Families who are homeless have to contact the Homeless Single Point of Entry program through the City of Rockford to receive these services. It’s a program that’s the first point of contact for the homeless.
“They’ll get on a list at the Single Point of Entry, so when we have an opening, we’ll send them a referral, they’ll send us a couple names, and we’ll see who’s in need and get them moved in.”
Another Shelter Care program is the Jubilee Center, 413 N. Court St, Rockford. It offers a safe place for adults to socialize and build relationships.
It began as an outreach ministry of Emmanuel Episcopal Church in the 1980s and it’s since blossomed into an integral part of Shelter Care.
“Back then, our downtown looked a lot different than what it is now,” Parker-Scanlon says. “There were people out ambling around with nowhere to go, and this has certainly made a difference to downtown because it gives people somewhere to go. This center is safe, and it’s a destination for people.”
Anyone who comes to the Jubilee Center will step into a caring environment that’s full of hospitality and kindness. Parker-Scanlon says the Jubilee Center is like it’s own community.
People in the program can enjoy various activities and hot meals, and they’re able to participate in various social events. They’re also invited to attend community functions, and if you need transportation, it’s always provided.
“That center doesn’t provide housing, but there’s food and a pool table that’s pretty popular,” Parker-Scanlon says. “Everyone knows each other – they look out for each other and they form friendships. When you go over there, you’re part of the family.”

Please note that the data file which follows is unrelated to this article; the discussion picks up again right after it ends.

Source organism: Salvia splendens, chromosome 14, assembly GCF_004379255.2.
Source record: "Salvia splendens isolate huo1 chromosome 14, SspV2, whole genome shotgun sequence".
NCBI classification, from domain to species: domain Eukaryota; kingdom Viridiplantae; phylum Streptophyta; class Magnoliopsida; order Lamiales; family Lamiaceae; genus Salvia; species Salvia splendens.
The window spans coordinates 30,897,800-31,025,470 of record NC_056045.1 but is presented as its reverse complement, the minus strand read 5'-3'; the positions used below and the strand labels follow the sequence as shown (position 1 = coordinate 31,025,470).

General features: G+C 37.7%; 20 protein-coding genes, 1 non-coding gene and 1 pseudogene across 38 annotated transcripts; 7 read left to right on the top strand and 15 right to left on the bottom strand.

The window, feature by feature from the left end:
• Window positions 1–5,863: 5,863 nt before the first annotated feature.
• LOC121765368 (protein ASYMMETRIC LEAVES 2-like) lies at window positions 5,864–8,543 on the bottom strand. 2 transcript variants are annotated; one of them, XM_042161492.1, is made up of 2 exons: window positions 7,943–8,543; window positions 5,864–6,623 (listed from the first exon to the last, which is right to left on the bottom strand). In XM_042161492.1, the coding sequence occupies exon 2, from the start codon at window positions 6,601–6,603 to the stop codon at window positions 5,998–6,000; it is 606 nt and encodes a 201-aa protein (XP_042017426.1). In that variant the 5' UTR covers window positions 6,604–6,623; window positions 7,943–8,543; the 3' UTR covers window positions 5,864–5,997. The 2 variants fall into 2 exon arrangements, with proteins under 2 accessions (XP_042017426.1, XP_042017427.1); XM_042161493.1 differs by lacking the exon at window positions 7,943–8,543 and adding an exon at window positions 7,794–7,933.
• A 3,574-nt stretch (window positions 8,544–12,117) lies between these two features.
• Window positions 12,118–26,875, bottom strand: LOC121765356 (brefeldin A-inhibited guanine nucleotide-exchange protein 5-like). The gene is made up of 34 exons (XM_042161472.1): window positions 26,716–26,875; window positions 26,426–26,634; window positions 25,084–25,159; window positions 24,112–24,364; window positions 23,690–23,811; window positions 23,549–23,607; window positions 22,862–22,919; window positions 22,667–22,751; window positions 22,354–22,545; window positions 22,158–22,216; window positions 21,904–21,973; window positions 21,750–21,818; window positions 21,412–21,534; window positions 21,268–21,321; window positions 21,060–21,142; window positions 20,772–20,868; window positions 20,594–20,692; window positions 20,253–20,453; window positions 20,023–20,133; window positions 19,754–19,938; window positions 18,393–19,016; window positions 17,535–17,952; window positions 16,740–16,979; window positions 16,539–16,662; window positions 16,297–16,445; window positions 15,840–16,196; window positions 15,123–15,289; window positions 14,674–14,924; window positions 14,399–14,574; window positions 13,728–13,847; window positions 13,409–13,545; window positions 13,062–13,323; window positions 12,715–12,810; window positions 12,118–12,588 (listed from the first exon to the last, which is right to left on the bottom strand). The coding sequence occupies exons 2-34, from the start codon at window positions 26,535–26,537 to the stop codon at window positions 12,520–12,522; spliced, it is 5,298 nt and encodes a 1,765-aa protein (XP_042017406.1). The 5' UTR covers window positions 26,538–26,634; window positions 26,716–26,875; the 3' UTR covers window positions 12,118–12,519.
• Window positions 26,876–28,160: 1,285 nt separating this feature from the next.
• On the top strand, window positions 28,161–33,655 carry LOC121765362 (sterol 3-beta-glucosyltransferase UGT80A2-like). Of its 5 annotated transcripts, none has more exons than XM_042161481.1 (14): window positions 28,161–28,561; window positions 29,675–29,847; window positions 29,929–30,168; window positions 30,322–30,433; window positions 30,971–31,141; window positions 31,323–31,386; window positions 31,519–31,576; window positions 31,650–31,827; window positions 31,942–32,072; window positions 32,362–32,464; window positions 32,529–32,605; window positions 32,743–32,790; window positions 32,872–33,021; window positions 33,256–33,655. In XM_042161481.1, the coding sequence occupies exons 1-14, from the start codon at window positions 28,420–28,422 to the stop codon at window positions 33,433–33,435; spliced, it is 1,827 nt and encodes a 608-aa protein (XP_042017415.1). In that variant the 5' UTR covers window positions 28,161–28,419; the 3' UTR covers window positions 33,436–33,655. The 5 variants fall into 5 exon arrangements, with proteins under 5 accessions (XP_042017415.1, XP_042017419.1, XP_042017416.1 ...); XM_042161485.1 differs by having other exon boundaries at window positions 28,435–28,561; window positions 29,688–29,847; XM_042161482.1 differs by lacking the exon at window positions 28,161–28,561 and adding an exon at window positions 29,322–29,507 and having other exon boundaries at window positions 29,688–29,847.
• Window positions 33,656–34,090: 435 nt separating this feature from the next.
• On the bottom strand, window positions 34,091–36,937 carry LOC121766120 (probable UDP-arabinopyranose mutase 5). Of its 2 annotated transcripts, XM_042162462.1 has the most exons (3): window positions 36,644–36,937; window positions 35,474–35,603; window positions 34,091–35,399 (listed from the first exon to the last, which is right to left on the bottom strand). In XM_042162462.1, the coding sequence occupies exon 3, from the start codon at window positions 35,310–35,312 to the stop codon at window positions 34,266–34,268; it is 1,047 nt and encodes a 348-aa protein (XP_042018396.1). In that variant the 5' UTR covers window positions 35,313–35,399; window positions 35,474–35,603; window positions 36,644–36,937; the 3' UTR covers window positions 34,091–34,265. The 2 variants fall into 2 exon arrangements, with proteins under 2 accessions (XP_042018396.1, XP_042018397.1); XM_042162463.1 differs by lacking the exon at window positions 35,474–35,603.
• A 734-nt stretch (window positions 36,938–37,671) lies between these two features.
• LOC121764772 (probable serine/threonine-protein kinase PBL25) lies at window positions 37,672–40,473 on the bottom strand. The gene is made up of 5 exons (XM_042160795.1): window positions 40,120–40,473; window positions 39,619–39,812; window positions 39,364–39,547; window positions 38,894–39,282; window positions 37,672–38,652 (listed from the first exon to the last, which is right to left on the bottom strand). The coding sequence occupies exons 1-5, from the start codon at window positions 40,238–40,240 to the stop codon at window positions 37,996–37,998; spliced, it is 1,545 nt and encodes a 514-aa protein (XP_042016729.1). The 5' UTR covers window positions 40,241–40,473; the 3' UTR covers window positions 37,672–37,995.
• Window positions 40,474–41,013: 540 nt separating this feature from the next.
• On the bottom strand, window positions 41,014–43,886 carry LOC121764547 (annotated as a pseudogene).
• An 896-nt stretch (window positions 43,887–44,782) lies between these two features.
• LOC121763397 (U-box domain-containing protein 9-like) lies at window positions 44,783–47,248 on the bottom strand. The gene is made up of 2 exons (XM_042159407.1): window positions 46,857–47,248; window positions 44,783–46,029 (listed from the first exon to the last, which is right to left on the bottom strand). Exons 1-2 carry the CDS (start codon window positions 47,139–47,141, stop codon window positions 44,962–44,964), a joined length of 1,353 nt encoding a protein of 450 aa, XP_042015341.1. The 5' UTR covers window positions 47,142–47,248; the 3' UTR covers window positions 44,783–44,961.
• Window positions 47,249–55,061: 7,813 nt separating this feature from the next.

The Jubilee Center is open Monday through Friday from 9 a.m. to 3:30 p.m.
A third service available through Shelter Care is MAYA’s House, located inside United Methodist Church, 215 N. Court St, Rockford. MAYA’s House, which was formed by the Junior League of Rockford in 2003, is a drop-in center for children up to 5-years-old. The doors open Monday through Friday at 8:30 a.m. and close at 1:30 p.m.
It’s a calm, pleasant and nurturing environment that keeps children safe and cared for while their parents look for a place to live, find a job or get the necessary education and training they need to be successful.
“This is a free daycare, and if families are experiencing some type of homelessness, they can show up and find out about the various guidelines,” Parker-Scanlon says.
Children participating in the program are offered breakfast, healthy snacks and lunch. Families can also receive clothing and supplies. Crusader Community Health provides onsite care and the Knights of Columbus provides bread each Tuesday morning.
Parker-Scanlon and her staff plan to help families in need for years to come. People who’ve been down on their luck appreciate the services the organization provides.
“Being poor is time consuming between getting food stamps, going to the public aid office and doing everything else you have to do,” Parker-Scanlon says. “Having someone help you navigate those things makes a big difference to people.”